And then we have 23% of our CapEx, which is unbooked at this stage here and we’re working on that, that's the combination of dry containers and reefers.

Michael Webber – Wells Fargo Securities, LLC

Right, all right, so that's helpful. Phil, you mentioned it’s earlier and I just kind of I missed, I want to make sure as clear and talking about utilization. Obviously improve – can you talk a – you mentioned that Q3 number closely coming in, and then recovering Q4. Can you kind of math that out again you mentioned it is going to be clear, what you said.

Philip K. Brewer

Mike, yeah, my point was that our utilization is up from the beginning of the year, and also up from the end of the first quarter. We do expect to see a bit of softening in utilization in the third and fourth quarters. That's what I’ve said.

Michael Webber – Wells Fargo Securities, LLC

Okay, appreciate that. Couple of high-level questions here, I mean, most of your boxes are coming from [single mass]. And they recently rolled out a new facility in July and they’ve got another one coming out at the end of the year. any material changes in delivery mechanisms kind of cost associated there, I mean, are you guys notice if anything there or is it just too early?

Robert D. Pedersen

Well, I would say that the main difference is and rather than waiting two, three months for your production, you now can get production with a one to two month wait period.

Michael Webber – Wells Fargo Securities, LLC

Okay.

Robert D. Pedersen

So the lead time is down compared to as it was in the second quarter.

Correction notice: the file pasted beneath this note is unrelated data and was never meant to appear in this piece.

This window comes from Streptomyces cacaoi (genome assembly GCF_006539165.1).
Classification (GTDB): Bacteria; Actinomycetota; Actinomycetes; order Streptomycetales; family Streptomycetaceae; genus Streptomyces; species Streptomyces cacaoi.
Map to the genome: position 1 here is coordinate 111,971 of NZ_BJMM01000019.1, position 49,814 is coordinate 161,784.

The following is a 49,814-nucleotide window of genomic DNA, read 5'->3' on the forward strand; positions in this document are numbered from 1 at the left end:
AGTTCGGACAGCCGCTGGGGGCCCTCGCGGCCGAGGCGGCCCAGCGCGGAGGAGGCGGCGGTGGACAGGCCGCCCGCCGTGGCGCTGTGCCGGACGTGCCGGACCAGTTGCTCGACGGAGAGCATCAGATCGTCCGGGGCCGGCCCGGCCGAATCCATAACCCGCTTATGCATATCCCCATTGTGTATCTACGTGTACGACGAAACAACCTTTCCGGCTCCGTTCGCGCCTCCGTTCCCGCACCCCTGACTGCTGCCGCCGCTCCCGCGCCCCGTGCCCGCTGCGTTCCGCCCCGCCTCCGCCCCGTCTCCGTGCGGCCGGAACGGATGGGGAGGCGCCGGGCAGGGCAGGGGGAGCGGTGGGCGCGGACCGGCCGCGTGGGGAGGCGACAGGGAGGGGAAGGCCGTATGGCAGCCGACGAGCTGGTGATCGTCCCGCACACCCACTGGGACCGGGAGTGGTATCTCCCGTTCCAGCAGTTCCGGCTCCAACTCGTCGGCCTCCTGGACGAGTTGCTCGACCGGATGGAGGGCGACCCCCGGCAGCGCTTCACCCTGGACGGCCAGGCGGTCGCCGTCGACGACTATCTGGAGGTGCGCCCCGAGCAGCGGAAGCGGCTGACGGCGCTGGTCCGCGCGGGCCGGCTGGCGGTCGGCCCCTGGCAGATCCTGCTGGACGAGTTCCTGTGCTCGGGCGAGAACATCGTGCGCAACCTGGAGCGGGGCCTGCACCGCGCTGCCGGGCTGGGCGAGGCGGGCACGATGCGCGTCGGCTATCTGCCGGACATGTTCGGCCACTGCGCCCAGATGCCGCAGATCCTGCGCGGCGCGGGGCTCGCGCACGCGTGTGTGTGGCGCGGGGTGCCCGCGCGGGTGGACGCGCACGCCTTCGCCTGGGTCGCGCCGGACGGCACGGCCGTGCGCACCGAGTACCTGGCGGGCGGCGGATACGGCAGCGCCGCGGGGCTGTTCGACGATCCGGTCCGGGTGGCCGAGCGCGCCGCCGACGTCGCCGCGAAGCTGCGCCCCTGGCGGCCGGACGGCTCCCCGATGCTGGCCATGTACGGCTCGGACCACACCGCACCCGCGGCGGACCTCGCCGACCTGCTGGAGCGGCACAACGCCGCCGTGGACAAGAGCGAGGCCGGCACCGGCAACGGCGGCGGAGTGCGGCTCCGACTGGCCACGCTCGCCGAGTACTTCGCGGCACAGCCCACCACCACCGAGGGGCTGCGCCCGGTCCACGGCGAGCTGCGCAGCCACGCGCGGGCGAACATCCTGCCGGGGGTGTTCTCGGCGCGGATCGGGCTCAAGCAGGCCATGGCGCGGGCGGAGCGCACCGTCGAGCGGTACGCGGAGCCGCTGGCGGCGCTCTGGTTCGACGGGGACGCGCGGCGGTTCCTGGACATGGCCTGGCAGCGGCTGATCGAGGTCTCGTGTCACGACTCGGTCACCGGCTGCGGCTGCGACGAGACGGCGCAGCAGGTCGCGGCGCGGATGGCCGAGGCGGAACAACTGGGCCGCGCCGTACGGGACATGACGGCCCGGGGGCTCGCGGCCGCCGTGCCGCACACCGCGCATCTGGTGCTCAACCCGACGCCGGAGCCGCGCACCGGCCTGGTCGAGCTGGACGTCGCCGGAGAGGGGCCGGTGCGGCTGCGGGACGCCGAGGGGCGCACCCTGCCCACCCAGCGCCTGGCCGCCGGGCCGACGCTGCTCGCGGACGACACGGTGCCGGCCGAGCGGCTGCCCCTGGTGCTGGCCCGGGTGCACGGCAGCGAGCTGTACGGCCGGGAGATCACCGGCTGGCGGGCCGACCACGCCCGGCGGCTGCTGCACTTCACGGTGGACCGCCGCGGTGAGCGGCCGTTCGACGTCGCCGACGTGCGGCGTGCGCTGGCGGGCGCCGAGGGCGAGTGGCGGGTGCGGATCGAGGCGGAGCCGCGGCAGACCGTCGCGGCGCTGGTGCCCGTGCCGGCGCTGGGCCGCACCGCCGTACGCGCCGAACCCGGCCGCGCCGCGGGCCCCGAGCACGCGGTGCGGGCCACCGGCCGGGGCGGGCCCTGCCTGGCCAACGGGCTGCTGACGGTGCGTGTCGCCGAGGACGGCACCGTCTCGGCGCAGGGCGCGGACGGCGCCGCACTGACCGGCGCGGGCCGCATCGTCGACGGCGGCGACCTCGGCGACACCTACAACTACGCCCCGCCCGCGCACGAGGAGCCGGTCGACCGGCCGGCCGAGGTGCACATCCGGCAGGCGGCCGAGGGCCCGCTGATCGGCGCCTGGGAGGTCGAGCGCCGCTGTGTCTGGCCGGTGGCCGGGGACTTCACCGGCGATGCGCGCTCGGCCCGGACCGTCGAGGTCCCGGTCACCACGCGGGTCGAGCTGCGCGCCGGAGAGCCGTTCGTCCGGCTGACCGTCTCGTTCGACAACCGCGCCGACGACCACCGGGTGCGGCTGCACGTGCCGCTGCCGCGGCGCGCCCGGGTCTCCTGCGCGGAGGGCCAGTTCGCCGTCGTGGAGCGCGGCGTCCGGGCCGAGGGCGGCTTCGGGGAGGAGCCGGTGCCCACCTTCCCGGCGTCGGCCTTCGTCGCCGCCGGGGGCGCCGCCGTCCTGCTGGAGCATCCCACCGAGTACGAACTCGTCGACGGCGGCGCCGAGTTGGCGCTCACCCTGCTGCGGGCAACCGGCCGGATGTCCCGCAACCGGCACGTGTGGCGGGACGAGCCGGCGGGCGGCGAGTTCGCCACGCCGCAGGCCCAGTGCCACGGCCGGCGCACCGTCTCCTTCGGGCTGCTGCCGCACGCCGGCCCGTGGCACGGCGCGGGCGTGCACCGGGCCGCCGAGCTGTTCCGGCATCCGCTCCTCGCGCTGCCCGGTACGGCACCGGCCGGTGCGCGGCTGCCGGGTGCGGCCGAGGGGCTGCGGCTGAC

Michael Webber – Wells Fargo Securities, LLC

Gotcha. That's interesting. And then Robert, just a follow-up on that just kind of a higher level question. Obviously, we’ve seen early year volumes come in and doesn’t look like we’re seeing really too much of a recovery there anytime soon. and you’re really seeing kind of intra-Asia and North-South trades really support the market. Specifically, the North-South trade developed, is that changing the return profiles on the boxes at all in the sense that you’ve got to start, you’re taking requests for redelivery area, there might be further away from core lanes, it might just be to kind of on the margin. but have you noticed anything in terms of North-South trade takes out more share of kind of global container volumes, any mode of change that you’re seeing I guess in the return profiles of your boxes if anything?

Robert D. Pedersen

Well, I mean, let me just go back to the trade question. I mean there’s no doubt the intra-Asia trade is the fastest growing trade in the world and that is showing increasing significance as to the return provisions. I mean basically, it’s more or less similar for the various trades. For years, we’ve been trying to steer our redeliveries back into the better locations in Asia. and that’s really regardless of whether it’s a transpacific trade of the Europe trade or Australia trade or Middle East or whatever.